to have “inside sources” about the casting. The free
publicity was a producer’s dream. As if to prove the point,
the following day newspapers reported the latest rumours about
who would be the next Bond. They ranged from the sublime (Sam
Neill) to the ridiculous (Eddie Murphy, Sharon Stone). The newspapers
that dutifully reported this swill didn’t distract themselves
by showing any skepticism or challenging the sources for these
stories. After all, it was more important to sell a newspaper
than get the story correct.
Sloppy reporting in the mainstream media is nothing new. The
first installment of the laughable “Hitler Diaries”
were published in England in the early 1980s even though there
was enough time to stop the presses when it was revealed that
old Adolf’s memoirs were written decades after The Fuehrer
had been burned to a crisp in the ruins of his Berlin Bunker.
The New York Post famously reported on a headline in the late
1970s that The Beatles would reunite for a concert to benefit
Vietnamese boat people. The story was discounted by the next day,
but I’m still anxiously awaiting the retraction that I’m
sure The Post intends to run. The problem of erroneous reporting
would not be a major concern if it were relegated to unimportant
stories about show business. However, in the Internet age, the
pressure to fill 24-hour cable news slots and web sites has lead
to an almost complete abandonment of traditional journalistic
standards. The insatiable beast must constantly be fed. Thus,
the mantra of the media seems to be “Better to Be First
Than Accurate!”. This has manifested itself in embarrassing
public relations disasters among some of the most estimable news
organizations in the last year alone. The BBC aired flawed reports
linking the suicide of a scientist to Tony Blair’s Iraq
policies. Legendary American anchorman Dan Rather of CBS had an
inglorious end to a 50 -year career after rushing to the air with
a “scandal” about George Bush’s military record.
(The fraud was unveiled with 24 hours by the efforts of some amateur
Internet bloggers.) The Daily Mirror ran front page photos of
British troops abusing Iraqi prisoners that were later proven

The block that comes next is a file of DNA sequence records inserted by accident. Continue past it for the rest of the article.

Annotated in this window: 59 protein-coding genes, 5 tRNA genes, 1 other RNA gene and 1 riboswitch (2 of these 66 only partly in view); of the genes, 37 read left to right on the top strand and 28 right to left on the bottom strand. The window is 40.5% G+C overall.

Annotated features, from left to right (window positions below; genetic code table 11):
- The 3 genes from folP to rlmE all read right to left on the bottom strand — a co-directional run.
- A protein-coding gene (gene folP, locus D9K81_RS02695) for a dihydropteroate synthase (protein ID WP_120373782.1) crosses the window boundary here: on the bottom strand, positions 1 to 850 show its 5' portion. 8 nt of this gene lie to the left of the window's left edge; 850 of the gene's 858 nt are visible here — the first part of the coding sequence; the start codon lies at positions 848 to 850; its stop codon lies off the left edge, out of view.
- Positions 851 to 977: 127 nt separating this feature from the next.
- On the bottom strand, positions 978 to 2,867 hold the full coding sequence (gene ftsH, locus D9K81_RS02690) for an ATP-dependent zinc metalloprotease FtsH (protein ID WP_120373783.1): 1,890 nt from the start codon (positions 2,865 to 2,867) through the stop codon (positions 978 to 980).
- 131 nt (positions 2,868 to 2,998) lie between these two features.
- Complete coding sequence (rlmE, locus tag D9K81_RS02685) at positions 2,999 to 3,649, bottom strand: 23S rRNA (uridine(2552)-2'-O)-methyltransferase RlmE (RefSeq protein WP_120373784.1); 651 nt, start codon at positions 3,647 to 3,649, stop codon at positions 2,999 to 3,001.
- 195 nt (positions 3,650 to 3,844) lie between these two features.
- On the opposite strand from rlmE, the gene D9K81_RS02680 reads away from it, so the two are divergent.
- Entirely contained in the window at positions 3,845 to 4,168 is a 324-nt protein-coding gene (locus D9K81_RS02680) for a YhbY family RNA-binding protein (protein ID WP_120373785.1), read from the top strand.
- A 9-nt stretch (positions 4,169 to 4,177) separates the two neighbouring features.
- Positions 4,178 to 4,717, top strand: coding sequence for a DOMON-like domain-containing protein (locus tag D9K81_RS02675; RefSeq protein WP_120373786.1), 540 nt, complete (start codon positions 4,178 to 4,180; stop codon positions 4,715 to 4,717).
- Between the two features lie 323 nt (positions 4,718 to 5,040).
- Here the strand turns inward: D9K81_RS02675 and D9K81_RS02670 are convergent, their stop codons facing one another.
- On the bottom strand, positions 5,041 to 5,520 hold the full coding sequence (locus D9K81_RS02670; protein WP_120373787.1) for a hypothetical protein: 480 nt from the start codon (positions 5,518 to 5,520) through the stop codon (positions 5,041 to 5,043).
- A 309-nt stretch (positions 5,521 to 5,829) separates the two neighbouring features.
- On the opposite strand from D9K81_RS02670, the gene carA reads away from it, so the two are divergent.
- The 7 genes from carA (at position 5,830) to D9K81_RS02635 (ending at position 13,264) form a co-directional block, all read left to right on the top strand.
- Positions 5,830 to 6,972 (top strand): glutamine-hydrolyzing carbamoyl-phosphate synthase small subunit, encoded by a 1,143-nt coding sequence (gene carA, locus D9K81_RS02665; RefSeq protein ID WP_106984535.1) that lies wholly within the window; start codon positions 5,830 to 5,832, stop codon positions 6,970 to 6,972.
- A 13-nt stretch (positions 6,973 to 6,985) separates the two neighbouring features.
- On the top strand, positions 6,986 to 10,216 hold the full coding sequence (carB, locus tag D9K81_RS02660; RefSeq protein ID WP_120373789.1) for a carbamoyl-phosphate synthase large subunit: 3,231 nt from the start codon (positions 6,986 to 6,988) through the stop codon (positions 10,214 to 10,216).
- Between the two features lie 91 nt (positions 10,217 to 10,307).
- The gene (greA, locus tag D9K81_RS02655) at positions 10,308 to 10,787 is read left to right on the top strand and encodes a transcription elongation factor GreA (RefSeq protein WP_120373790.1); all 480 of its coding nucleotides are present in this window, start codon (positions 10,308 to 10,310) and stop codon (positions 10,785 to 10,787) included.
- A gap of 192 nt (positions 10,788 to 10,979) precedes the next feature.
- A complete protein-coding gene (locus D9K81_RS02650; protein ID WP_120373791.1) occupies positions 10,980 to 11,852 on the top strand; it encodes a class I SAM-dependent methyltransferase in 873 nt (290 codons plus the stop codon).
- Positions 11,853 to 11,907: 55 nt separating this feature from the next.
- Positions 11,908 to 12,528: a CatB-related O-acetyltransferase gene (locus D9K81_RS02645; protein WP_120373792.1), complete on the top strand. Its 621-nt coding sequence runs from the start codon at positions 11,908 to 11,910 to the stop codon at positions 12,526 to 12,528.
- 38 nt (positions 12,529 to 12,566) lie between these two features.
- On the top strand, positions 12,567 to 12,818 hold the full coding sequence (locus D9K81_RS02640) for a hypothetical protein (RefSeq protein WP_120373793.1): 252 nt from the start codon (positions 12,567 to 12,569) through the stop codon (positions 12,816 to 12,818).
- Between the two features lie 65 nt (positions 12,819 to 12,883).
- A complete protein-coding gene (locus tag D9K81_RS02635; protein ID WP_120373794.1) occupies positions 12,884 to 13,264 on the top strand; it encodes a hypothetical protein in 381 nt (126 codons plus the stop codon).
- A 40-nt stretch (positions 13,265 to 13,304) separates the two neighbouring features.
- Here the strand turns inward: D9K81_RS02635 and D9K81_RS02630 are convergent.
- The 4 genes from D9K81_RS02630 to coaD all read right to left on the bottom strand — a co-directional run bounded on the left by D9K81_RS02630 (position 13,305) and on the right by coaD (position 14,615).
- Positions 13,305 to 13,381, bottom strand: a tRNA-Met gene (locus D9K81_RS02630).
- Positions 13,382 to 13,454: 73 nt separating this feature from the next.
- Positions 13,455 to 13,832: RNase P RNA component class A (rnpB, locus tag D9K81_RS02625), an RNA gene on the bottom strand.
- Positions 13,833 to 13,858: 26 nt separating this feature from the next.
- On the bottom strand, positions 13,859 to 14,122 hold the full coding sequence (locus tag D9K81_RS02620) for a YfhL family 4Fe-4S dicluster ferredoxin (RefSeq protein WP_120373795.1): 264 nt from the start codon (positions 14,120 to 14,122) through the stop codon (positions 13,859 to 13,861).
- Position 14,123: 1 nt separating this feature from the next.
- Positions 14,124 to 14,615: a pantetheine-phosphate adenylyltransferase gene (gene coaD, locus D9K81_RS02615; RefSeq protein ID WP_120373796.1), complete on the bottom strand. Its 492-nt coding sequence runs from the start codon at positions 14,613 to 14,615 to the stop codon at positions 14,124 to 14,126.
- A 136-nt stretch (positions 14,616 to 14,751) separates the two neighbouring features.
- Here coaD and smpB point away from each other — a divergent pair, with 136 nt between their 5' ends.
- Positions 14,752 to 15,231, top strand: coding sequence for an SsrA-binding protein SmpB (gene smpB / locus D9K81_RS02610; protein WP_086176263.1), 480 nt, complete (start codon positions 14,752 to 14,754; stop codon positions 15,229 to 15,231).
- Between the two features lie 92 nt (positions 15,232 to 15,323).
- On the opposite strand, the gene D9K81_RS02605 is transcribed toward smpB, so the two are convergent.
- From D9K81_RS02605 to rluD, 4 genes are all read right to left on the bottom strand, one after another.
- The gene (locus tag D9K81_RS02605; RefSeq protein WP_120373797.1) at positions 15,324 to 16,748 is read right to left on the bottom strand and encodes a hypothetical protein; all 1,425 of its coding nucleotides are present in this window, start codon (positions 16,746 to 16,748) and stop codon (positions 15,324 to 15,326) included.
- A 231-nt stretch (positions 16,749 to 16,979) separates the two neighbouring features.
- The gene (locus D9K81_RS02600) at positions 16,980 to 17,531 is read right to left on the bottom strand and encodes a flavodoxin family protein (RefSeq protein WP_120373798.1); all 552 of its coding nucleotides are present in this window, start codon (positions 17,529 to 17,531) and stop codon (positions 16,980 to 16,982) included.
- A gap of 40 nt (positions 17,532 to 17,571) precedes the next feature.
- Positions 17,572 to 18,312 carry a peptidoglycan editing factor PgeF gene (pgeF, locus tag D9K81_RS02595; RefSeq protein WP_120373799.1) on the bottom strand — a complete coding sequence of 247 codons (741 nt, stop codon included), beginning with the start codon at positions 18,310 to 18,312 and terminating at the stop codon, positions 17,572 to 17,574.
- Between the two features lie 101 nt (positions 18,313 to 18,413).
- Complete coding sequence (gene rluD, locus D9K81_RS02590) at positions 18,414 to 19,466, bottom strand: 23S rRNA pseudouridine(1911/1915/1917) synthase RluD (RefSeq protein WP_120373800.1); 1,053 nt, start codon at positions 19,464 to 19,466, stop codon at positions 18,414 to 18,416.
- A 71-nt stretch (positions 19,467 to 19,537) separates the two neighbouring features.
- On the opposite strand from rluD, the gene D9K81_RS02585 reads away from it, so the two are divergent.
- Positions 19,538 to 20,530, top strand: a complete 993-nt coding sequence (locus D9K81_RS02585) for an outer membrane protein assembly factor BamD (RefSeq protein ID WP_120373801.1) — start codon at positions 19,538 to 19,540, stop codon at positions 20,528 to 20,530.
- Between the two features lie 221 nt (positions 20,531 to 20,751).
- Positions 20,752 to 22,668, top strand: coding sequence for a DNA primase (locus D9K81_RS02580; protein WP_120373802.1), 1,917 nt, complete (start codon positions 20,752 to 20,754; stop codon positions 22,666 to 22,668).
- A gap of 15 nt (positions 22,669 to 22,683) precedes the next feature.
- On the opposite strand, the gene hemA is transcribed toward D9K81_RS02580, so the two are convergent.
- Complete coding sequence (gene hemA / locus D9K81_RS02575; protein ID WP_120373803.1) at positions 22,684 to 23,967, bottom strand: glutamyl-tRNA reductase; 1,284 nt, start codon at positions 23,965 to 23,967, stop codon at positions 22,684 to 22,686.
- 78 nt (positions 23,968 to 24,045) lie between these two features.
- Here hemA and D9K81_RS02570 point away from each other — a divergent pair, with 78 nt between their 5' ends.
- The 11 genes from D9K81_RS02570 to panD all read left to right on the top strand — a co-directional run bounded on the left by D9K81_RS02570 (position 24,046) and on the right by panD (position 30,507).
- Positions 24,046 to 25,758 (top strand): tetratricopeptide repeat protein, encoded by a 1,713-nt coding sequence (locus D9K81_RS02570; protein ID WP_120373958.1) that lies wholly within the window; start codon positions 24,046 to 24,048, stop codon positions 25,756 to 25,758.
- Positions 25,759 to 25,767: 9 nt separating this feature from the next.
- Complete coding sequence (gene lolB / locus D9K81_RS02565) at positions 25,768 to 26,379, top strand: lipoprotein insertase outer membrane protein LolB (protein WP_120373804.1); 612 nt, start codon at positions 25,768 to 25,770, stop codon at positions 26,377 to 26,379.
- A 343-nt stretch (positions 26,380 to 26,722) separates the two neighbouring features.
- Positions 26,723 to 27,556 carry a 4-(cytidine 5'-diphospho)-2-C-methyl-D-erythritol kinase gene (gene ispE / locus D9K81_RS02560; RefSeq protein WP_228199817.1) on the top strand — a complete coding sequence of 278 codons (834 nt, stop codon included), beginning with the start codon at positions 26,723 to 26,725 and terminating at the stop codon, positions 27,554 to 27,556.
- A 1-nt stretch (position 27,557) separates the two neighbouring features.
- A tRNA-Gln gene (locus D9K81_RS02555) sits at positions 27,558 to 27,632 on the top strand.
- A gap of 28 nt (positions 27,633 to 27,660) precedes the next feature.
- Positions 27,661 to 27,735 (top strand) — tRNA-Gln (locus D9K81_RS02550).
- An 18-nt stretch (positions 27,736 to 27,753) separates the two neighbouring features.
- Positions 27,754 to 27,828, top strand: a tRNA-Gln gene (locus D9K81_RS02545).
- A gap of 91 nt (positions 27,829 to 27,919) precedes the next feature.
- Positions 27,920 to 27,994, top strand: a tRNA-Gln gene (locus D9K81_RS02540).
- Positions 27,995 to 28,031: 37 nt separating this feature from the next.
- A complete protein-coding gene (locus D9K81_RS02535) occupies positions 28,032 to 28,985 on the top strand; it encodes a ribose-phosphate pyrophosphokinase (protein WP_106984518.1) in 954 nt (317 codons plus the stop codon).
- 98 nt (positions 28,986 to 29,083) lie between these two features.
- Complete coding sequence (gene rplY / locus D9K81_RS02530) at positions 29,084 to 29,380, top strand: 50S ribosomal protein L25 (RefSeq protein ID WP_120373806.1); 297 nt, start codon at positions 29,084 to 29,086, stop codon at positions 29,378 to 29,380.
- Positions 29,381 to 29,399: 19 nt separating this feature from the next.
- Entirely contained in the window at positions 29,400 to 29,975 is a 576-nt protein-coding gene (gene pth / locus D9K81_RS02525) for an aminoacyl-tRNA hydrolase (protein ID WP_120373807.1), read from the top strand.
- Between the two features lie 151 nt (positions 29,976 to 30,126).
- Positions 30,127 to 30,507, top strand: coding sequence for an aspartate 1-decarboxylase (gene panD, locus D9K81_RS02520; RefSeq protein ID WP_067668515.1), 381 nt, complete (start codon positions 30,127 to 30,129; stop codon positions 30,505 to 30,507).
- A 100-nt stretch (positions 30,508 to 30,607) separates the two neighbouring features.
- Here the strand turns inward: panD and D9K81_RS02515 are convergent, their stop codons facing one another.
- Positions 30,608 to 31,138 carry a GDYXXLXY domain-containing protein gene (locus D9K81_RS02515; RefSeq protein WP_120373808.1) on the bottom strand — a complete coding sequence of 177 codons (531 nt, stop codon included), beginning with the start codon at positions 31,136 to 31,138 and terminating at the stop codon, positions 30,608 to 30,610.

to be fabrications and America’s “Paper of Record”,
the New York Times ran many front page stories by reporter Jayson
Blair, who later admitted they were largely works of fiction.
In the aftermath of Hurricane Katrina, we heard stories and “eyewitness
reports” of wholesale murders, shootings and rapes- most
of which never occurred. In most of these cases heads rolled and
careers were ruined- and yet, the practice goes on unabated. There
seems to be a complete lack of skepticism, which should always
be a news organization’s first line of defense. It’s
truly a sad day when bloggers become more adept at sorting out
truth than news organizations with all of their resources. They
would do well to take a lesson from this web site, as MI6 routinely
reports the latest rumours du jour, but also provides valuable
analysis of that helps identify the veracity of the stories. If
only the mainstream media organizations showed such skepticism.
It would be unfair to criticize all reporters or news organizations
as being ineffective. Good journalists should be regarded as true
heroes, even though it’s unlikely you’ll find pinups
of them next to soccer stars on the walls of teenager’s
bedrooms. This week we saw a rare example of competent reporters
doing their job when President Bush’s “spontaneous”
chat with soldiers in Iraq was revealed to have been thoroughly
coached and rehearsed (complete with a stand-in for the president
telling a soldier what inflections to use when asking her question).
The resulting embarrassment will go a long way to insure the next
politician will think twice before attempting a similar stunt.
All too often, however, the media slants one way or another and
seeks to overlook egregious instances such as this if it perpetrated
by a political party or group with whom they sympathize. Going
after George Bush may be like snagging the low-hanging fruit given
his political woes of recent months, but how many reporters grilled
Michael Moore about the inconsistencies and fabrications of “Fahrenheit
9/11”? For the most part, he was able to present even the
fictitious aspects of the film as pure fact. When Carl Bernstein
and Bob Woodward uncovered the Watergate scandal- the most explosive
political story of the century- their boss at the Washington Post
Ben Bradlee refused to run the piece until a painstaking amount
of fact checking convinced him the allegations could be substantiated.
In today’s news media, if the facts can’t be checked